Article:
Have you seen this video? It’s been all over my Facebook and WordPress dashboards for the last couple of days. After a couple of my friends were tagged in or commented on it in Facebook post I thought it was about time I found out what all the fuss was about. For the sake of being able to make conversation. Because I try to do that now.
A woman spent ten hours walking around New York in a comfortable, plain black outfit. Nothing remarkable about it. No sign saying “Please, strange men, comment on my body or badger me for my phone number, I don’t mind”. Just a woman going for a walk, by herself, not looking at anyone. In ten hours she was harassed 100 times. Ten times an hour, or once every six minutes on average!
Now, it isn’t news that walking while female is likely to result in unwanted attention. Even I, fat, dull Rosie, have had experience of this sort of thing. Admittedly I was walking with my sister at the time. She’s a lot prettier and has huge boobs. They get attention. A car full of teenage lads slowed down to leer at us and kept pace as we walked to visit a friend one evening several years ago. I told them to get lost. They protested that they ‘were just cruising’ and my sister told me to shut up, because I’d provoke them maybe? I generally don’t like bad manners and slowing down to stare at my little sister isn’t just bad mannered, it’s creepy as hell. Especially in a quiet side street when there are four or five teenagers in a car, and just the two of us walking. I, as at least two of my friends will attest, have a habit of publicly calling people out on their behaviour. Usually I suggest they are badly brought up or that their parents must be terribly ashamed of them.
Anyway, back to the point of this post. There has been plenty of commentary in the blogosphere and on feminist websites about this video. Obviously the YouTube video only shows ‘highlights’, though I’m not sure if that is the right word, but it does capture the idea. I was slightly appalled by the behaviour of the men in the video; I was more appalled by the comments section though.
Yes, yes, I know; never read the comments.
The first comment I saw said something about if she didn’t want attention she shouldn’t have been dressed like a slut and showing off her breasts and bottom.
Two things: firstly, how is dressing comfortably ‘slutty’?, and secondly, the woman in this video, or any person whatever their sex or gender, should be able to walk down the street wearing whatever they damn well please, within the bounds of law, without being insulted, followed, leered at, objectified or in any other way harassed.
Another commenter, several actually, denied that saying good morning/evening, have a nice day/evening, etc., is harassment.
If you said it to everyone you passed on the street with a polite smile, then that is true. Staring at a woman’s arse while you say it is something else entirely. The fact is the men shouting at the woman became aggressive when she didn’t respond to their greetings, and the video evidence shows that they didn’t, in fact, say hello to everyone. This illustrates the arrogant and sexist attitude that if a man deigns to notice a woman, even one who is clearly uninterested in interaction with the rest of the world, then the woman owes the man her time.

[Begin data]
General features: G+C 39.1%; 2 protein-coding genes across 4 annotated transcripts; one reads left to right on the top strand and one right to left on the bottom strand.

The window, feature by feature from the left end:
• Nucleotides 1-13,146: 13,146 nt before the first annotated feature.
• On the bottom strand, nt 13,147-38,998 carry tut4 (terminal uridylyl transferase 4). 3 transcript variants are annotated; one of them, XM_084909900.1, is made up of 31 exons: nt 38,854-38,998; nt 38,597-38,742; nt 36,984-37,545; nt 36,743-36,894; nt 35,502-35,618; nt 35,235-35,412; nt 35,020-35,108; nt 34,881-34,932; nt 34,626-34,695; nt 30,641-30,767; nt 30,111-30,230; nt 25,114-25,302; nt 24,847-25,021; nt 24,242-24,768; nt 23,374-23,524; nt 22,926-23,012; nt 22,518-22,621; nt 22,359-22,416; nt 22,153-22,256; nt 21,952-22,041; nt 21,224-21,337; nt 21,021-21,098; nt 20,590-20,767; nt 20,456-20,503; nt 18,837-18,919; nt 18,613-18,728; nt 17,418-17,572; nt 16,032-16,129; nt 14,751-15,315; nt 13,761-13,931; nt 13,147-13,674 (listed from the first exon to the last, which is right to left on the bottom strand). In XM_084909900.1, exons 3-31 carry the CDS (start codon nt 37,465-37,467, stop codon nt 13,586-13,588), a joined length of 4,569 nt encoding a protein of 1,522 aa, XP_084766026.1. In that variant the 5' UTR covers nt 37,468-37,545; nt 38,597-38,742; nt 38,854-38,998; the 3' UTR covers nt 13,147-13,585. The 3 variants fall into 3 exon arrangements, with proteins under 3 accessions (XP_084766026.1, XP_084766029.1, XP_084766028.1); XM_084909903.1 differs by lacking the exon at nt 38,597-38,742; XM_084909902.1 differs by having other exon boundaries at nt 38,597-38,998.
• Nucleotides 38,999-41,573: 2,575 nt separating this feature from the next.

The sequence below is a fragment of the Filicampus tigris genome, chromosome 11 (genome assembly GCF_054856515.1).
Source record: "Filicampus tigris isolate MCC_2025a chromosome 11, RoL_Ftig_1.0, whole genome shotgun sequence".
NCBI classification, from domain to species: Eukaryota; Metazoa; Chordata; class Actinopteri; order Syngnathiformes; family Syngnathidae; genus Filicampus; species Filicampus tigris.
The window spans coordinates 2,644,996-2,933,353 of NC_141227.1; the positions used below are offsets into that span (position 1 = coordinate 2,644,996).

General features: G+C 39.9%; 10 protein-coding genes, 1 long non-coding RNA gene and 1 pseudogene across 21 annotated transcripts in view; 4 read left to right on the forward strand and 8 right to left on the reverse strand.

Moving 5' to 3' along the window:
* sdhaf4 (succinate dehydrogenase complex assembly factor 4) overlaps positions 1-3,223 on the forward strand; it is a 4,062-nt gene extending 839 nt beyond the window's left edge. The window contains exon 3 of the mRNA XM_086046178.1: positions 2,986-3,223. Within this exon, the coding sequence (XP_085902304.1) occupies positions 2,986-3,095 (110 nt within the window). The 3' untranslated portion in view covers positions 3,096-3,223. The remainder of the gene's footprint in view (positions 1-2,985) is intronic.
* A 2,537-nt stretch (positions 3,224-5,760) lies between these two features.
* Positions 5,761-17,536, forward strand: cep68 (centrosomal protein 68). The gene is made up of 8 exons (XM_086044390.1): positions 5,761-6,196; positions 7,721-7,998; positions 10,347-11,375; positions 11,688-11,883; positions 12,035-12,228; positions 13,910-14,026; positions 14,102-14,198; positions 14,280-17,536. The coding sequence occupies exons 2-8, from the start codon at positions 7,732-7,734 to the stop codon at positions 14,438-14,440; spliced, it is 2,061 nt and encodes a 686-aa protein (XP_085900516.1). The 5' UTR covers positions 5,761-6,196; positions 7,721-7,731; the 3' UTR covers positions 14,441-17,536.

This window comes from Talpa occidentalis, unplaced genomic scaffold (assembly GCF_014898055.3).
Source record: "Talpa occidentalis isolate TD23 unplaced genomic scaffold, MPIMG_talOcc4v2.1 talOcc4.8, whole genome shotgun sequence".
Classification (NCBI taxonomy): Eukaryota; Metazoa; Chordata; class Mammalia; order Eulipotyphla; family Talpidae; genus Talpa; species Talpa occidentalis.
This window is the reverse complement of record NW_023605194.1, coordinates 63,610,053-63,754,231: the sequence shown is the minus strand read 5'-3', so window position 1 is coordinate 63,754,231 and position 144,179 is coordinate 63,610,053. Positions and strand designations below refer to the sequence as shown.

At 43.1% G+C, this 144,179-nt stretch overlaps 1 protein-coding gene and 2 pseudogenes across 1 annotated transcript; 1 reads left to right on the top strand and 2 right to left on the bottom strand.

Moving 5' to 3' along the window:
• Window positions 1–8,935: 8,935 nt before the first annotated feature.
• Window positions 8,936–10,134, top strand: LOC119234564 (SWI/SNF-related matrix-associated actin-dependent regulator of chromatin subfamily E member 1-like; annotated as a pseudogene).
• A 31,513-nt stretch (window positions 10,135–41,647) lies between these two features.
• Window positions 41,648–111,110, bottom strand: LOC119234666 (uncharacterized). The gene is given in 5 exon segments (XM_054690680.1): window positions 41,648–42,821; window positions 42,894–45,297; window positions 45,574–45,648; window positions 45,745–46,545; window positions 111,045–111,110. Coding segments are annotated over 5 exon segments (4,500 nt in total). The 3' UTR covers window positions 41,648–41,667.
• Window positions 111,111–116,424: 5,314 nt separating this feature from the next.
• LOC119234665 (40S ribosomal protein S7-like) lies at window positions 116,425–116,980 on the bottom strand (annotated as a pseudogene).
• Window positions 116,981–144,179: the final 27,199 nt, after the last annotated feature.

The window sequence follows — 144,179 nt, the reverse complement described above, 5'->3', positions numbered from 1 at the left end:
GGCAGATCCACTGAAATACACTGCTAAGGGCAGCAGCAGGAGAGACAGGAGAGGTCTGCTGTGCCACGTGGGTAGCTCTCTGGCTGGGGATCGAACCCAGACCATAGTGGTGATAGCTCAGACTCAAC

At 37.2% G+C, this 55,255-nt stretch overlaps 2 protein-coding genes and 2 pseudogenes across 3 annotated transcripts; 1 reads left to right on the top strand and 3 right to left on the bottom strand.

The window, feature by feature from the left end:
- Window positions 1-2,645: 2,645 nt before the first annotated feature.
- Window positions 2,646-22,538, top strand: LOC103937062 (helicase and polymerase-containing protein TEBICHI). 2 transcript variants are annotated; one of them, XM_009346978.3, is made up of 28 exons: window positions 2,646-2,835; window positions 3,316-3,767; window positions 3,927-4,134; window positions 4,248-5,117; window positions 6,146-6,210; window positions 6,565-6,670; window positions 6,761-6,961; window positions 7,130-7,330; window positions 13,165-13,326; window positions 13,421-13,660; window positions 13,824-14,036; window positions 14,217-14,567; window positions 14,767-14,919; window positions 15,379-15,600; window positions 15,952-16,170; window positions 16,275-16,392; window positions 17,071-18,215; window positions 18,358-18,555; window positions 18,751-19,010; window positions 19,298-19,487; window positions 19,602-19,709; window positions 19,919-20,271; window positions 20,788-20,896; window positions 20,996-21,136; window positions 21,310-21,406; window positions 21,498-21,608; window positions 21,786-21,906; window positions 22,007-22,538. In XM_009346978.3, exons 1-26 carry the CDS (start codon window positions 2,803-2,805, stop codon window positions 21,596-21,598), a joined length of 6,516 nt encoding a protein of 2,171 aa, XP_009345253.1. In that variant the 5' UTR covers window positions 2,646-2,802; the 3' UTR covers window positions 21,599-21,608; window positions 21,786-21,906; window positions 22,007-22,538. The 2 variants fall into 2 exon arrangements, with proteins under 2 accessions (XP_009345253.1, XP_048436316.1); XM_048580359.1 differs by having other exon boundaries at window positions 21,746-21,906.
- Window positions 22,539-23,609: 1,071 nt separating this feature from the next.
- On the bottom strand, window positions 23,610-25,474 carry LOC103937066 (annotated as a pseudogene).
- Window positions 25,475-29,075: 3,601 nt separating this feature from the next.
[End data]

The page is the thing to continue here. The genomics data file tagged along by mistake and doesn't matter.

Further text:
No. Just no.
A few comments were made, on the video and below it, that the woman was being complimented and that she should have said thanks.
Yes, because we all enjoy being objectified.
It is never a compliment to suggest that a person’s physical appearance has a monetary value.
The point I want to make, or am attempting to make is that the behaviour of the men in the video is bad enough but the comments below the video show us that a lack of respect for our fellow Homo sapiens is not just restricted to walking down the street; some people will be bad mannered whatever evidence is placed before them, especially when that evidence goes against their preconceived ideas of how the world works. The anonymity and distance if the internet gives free rein to everyone to air their opinions.
And never read the comments; they’re infuriating.
Good night ladies and gents,
I’ve just been back to read more of the comments; there have been new comments, such as (paraphrasing here)
– ‘oh well, there’s only 2 minutes out of 10 hours so it’s not serious’; – ‘this is all set up by the evil feminists’;
– First world problems;
– racism – ‘a white woman shouldn’t be walking alone in that part of the city’, implying that she’s bound to attract attention from black and Latino men;
– alternatively, accusing the film makers of being racist – ‘this video is racist, it only shows black men harassing a white woman’. Though actually, that might be a vaguely valid point; although the intro makes clear the film maker received harassment from men of all ethnicities, the editing made it look like most of them were black or Latino. Whether it was intended or not, that’s a questionable editing choice, to put it politely.
This could last for a few days, or at least until the next viral video, etc., causes a stir.
And now it’s gone midnight; I need sleep.